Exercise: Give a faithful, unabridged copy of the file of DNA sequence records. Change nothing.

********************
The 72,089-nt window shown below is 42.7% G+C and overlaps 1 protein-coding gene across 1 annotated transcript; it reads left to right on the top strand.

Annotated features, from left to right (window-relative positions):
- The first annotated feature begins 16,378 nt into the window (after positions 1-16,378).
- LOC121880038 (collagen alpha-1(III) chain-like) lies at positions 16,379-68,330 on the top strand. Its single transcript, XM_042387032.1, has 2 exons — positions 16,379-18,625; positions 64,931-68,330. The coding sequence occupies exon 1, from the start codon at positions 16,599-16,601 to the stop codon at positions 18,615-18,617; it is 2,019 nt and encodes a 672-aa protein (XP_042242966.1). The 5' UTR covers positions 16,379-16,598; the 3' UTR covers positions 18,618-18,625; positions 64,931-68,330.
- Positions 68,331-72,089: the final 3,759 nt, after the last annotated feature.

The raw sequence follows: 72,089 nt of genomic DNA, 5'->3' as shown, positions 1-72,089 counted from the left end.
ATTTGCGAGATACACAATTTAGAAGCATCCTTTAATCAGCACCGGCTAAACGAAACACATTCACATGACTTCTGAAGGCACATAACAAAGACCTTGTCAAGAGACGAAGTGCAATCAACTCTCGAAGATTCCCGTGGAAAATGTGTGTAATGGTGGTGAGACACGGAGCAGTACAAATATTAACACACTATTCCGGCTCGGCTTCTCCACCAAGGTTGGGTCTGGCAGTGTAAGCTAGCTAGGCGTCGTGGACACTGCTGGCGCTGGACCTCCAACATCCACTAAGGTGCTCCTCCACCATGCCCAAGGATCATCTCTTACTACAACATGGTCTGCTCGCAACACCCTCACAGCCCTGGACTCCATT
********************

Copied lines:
The 72,089-nt window shown below is 42.7% G+C and overlaps 1 protein-coding gene across 1 annotated transcript; it reads left to right on the top strand.

Annotated features, from left to right (window-relative positions):
- The first annotated feature begins 16,378 nt into the window (after positions 1-16,378).
- LOC121880038 (collagen alpha-1(III) chain-like) lies at positions 16,379-68,330 on the top strand. Its single transcript, XM_042387032.1, has 2 exons — positions 16,379-18,625; positions 64,931-68,330. The coding sequence occupies exon 1, from the start codon at positions 16,599-16,601 to the stop codon at positions 18,615-18,617; it is 2,019 nt and encodes a 672-aa protein (XP_042242966.1). The 5' UTR covers positions 16,379-16,598; the 3' UTR covers positions 18,618-18,625; positions 64,931-68,330.
- Positions 68,331-72,089: the final 3,759 nt, after the last annotated feature.

The raw sequence follows: 72,089 nt of genomic DNA, 5'->3' as shown, positions 1-72,089 counted from the left end.
ATTTGCGAGATACACAATTTAGAAGCATCCTTTAATCAGCACCGGCTAAACGAAACACATTCACATGACTTCTGAAGGCACATAACAAAGACCTTGTCAAGAGACGAAGTGCAATCAACTCTCGAAGATTCCCGTGGAAAATGTGTGTAATGGTGGTGAGACACGGAGCAGTACAAATATTAACACACTATTCCGGCTCGGCTTCTCCACCAAGGTTGGGTCTGGCAGTGTAAGCTAGCTAGGCGTCGTGGACACTGCTGGCGCTGGACCTCCAACATCCACTAAGGTGCTCCTCCACCATGCCCAAGGATCATCTCTTACTACAACATGGTCTGCTCGCAACACCCTCACAGCCCTGGACTCCATT